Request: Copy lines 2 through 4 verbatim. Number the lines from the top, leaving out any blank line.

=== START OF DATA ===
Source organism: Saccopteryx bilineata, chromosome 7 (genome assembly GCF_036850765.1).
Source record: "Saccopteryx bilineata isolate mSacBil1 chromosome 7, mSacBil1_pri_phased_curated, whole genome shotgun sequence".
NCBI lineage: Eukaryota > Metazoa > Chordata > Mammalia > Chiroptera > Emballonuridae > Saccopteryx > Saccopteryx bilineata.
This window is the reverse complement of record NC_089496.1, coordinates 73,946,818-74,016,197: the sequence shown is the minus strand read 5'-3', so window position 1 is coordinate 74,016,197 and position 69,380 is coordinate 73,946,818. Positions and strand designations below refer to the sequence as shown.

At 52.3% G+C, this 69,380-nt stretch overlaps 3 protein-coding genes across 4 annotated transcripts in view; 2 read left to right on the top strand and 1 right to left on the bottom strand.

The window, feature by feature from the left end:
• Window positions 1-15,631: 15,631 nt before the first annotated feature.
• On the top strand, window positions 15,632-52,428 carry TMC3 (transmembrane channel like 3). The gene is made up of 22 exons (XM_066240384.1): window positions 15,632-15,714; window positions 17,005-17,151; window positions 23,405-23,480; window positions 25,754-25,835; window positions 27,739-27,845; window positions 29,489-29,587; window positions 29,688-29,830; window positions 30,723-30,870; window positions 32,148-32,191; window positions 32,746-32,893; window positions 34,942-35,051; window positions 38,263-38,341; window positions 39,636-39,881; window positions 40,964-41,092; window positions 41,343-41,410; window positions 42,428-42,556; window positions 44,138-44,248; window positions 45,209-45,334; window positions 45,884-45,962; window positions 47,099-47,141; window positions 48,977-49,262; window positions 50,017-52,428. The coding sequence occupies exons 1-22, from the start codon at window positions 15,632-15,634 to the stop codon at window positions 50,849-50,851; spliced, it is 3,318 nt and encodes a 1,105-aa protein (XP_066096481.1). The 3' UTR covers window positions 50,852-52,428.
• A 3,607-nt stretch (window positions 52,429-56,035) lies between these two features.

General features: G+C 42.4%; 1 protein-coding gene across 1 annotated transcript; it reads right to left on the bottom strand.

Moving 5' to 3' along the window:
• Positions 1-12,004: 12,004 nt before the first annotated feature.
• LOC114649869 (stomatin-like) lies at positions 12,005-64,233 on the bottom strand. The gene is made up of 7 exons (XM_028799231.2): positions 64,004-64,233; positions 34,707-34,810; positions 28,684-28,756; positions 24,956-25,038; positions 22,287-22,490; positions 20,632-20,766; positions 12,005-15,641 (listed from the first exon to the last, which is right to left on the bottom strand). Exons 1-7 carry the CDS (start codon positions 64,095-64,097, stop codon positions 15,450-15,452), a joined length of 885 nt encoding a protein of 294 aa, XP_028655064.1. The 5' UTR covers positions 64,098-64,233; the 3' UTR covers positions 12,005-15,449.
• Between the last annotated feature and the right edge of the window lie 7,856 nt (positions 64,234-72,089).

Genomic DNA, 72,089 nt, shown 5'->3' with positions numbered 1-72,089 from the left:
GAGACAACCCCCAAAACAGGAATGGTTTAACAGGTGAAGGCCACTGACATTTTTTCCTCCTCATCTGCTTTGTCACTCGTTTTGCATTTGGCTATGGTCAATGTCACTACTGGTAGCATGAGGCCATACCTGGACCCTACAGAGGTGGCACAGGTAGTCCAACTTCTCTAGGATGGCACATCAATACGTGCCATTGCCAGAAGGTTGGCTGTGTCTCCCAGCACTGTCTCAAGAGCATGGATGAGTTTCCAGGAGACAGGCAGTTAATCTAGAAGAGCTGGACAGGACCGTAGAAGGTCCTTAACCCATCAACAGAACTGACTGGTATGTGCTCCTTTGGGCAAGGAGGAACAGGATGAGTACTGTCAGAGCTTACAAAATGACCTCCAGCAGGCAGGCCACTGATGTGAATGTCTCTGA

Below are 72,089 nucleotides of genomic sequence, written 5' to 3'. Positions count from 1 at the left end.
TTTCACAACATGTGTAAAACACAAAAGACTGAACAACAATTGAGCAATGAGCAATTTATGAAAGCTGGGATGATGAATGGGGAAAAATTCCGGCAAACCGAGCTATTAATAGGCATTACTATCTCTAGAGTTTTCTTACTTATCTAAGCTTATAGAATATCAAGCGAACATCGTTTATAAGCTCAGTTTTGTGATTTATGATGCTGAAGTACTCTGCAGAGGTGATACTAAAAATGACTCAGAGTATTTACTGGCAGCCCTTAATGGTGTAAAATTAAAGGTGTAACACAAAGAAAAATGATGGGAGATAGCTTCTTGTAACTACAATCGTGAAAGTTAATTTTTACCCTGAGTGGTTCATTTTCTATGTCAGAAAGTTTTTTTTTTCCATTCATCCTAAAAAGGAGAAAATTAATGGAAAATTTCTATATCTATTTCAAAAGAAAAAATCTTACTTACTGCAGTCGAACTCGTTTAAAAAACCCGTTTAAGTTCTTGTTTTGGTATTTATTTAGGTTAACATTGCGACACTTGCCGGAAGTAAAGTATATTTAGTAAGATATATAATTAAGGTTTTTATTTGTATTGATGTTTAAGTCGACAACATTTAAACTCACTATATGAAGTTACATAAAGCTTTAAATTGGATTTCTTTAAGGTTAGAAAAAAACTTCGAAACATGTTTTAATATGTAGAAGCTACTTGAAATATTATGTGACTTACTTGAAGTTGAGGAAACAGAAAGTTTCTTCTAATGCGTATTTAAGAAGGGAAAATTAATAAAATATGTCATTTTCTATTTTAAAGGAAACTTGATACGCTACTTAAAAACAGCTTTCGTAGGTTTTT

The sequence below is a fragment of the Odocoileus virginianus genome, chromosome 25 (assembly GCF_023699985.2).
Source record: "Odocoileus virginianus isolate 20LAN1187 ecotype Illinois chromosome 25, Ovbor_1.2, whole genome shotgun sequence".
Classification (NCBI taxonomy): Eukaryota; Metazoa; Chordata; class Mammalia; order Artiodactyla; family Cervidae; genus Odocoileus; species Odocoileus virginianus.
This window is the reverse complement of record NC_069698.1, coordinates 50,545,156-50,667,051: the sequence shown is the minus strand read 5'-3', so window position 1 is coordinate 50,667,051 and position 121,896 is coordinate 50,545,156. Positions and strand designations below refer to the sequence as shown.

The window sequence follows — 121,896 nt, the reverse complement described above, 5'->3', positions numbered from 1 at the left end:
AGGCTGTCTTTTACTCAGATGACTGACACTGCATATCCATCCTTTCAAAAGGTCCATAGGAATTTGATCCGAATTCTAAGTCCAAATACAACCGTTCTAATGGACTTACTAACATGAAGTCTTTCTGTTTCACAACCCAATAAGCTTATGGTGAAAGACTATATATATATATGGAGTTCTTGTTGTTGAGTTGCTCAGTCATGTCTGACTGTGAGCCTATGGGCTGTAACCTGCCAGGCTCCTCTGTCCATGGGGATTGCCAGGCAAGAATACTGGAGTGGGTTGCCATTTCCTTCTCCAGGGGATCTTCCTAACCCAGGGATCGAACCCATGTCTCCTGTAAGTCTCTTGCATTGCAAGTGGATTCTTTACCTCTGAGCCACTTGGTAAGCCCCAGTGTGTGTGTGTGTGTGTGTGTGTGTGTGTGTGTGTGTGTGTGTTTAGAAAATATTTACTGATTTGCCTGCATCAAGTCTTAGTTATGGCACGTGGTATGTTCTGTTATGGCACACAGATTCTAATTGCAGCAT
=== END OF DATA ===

Source record: "Saccopteryx bilineata isolate mSacBil1 chromosome 7, mSacBil1_pri_phased_curated, whole genome shotgun sequence".
NCBI lineage: Eukaryota > Metazoa > Chordata > Mammalia > Chiroptera > Emballonuridae > Saccopteryx > Saccopteryx bilineata.
This window is the reverse complement of record NC_089496.1, coordinates 73,946,818-74,016,197: the sequence shown is the minus strand read 5'-3', so window position 1 is coordinate 74,016,197 and position 69,380 is coordinate 73,946,818. Positions and strand designations below refer to the sequence as shown.